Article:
Daily Distraction: Parenting is hard and Rosie Thomas gets it

The singer and songwriter enlists Sufjan Stevens, the Shins and others on Bjork cover 'All is Full of Love' from 'Lullabies for Parents Vol. 1'

Joel Oliphint
Columbus Alive
Cover art for the new Rosie Thomas EP "Lullabies for Parents Vol. 1"

It's a difficult time to be a good parent. Or even an OK parent. Any parent. Nobody knows what to do. 

You want your kids to go to school or daycare and be normal kids, but you also want to keep them safe, and you want to keep their teachers safe. You know virtual school will help keep them physically safe but too much virtual school probably isn't mentally safe.

You want them to see their friends and exercise and play the sports they love to play, but you want to keep them safe, and you want to keep their friends and their coaches safe.

Then they come home with a runny nose. Or a sore throat. Or a sore throat and a headache. Should you test them? We only have a few tests left. Maybe we should use one, though. Oh, good. It's negative. Wait, does that mean we tested too early? What if it's positive tomorrow? Should we use another one?

Also, yes, I'll help you work on that presentation. And remember to study for your science exam. It's worth 100 points. We can work on that after soccer practice. I know you and your buddy are the only ones wearing a mask to soccer but I just need you to keep wearing it for now, I'm sorry. 

No, there isn't basketball this week. They pushed it back a week in hopes that cases will go down. I'm sorry.

I know it's 10 degrees outside and the bus is late but there just aren't enough drivers right now. I'm sorry. No, I don't have tissues with me, I'm sorry. I'm sorry.

Rosie Thomas seems to understand these struggles, which is why she's releasing Lullabies for Parents Vol. 1, a five-track EP featuring three originals and two covers, one by Mariah Carey ("Always Be My Baby") and one by Bjork, "All is Full of Love," which you can listen to now before the EP releases in full on April 4.

Thomas carries the song, but she's helped by a slew of guest vocalists, including Sufjan Stevens, The Shins, Iron & Wine, Alexi Murdoch, Charity Theilen (The Head & The Heart), Kanene Pipkin (The Lone Bellow), William Fitzsimmons, Dawn Landes, Audrey Assad, Leigh Nash, Denison Witmer, Josh Ottum, Beau Jennings, Kyshona Armstrong, Kevin Brace, Alvie Shoop and Buster Shoop.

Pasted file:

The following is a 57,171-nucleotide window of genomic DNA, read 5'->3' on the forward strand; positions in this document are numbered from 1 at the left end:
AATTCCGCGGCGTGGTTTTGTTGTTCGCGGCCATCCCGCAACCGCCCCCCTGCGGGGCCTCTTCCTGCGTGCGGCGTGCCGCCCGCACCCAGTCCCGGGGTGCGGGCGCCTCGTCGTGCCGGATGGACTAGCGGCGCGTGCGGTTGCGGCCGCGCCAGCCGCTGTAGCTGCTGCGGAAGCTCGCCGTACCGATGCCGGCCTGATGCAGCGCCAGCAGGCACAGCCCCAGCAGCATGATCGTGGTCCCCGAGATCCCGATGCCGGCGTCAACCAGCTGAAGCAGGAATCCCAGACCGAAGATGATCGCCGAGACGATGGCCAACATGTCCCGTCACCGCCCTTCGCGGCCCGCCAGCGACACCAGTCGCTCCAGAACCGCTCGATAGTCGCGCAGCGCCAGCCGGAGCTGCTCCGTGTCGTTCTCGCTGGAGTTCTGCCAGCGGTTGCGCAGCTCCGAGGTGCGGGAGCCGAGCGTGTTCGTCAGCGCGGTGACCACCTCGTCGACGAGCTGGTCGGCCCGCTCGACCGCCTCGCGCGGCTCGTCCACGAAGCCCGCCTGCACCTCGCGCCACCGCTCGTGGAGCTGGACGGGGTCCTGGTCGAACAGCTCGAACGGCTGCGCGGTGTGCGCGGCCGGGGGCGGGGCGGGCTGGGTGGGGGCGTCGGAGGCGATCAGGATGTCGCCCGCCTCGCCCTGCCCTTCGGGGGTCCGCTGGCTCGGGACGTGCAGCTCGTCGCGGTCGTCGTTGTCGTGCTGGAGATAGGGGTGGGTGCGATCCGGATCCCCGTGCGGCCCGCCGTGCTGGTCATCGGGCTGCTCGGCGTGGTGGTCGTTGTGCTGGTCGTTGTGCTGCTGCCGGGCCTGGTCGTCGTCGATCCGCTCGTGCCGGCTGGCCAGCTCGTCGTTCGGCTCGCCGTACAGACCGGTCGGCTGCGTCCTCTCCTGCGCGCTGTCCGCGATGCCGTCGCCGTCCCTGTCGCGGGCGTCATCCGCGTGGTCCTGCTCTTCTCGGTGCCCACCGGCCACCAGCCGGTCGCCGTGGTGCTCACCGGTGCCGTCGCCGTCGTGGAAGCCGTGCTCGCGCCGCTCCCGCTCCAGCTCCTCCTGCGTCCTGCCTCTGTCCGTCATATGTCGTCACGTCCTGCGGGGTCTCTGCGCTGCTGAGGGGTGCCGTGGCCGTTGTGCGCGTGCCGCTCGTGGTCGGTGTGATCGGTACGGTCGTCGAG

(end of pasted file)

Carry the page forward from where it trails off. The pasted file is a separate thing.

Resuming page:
Those last two names? Those are her kids, and when they chime in singing "All is full of love" with the rest of the voices, it's a gut punch, but one that comes with a dose of hope. "All is full of love." The choir sings it again and again in the outro, repeating it like a mantra until, just maybe, you start to believe it.

Give it a listen below, and hang in there.

Here's what Thomas had to say about the song:

"Originally, the plan was to do a quiet lullaby kind of version of the song, and really highlight the tender, encouraging lyrics, whether to children, to parents, to everyone really. Though we can understandably look past it these days, there is, in fact, love all around. Keep your head up. Stay hopeful. Look for it. Show it. Give it away. Love abounds. Love prevails. It's within reach. So, as Shoop kept working on the song, adding bits, and shaping the arrangement, he had the overwhelming, but inspired idea to get vocals of a few lines from a bunch of different friends and variety of distinct voices (even our kids for a younger generation) to bring in and out, and eventually amass a choir of sorts.  Some folks would come by the house when they were in Nashville, and others we sent instructions and requests, and they'd kindly send back vocals. This was largely pre-pandemic too, but proved to be a fairly seamless method once it began and we continued.  Shoop then built this crazy arrangement out of it, and it was really beautiful, but I told him, "sorry, you gotta keep going." I said, "I'll know it's done when my arm hairs stand up." So with that super helpful direction, he kept going ;) He had his best friend, James McAlister play drums, sorting out parts over the phone; sent out more singing assignments for new vocal parts, and kept plugging away at it himself, having long since jettisoned the minimal approach. Finally one day I was out back checking out the newest version, and it happened! I cried when it finished, ran inside, and said, "look at my arms!" "You did it!" I listen now, and pretend we're all in the same room singing side by side. It’s really special to me to get all these friends singing together on the same song. It feels like our own little We Are The World... We Are The Small World Afterall maybe?"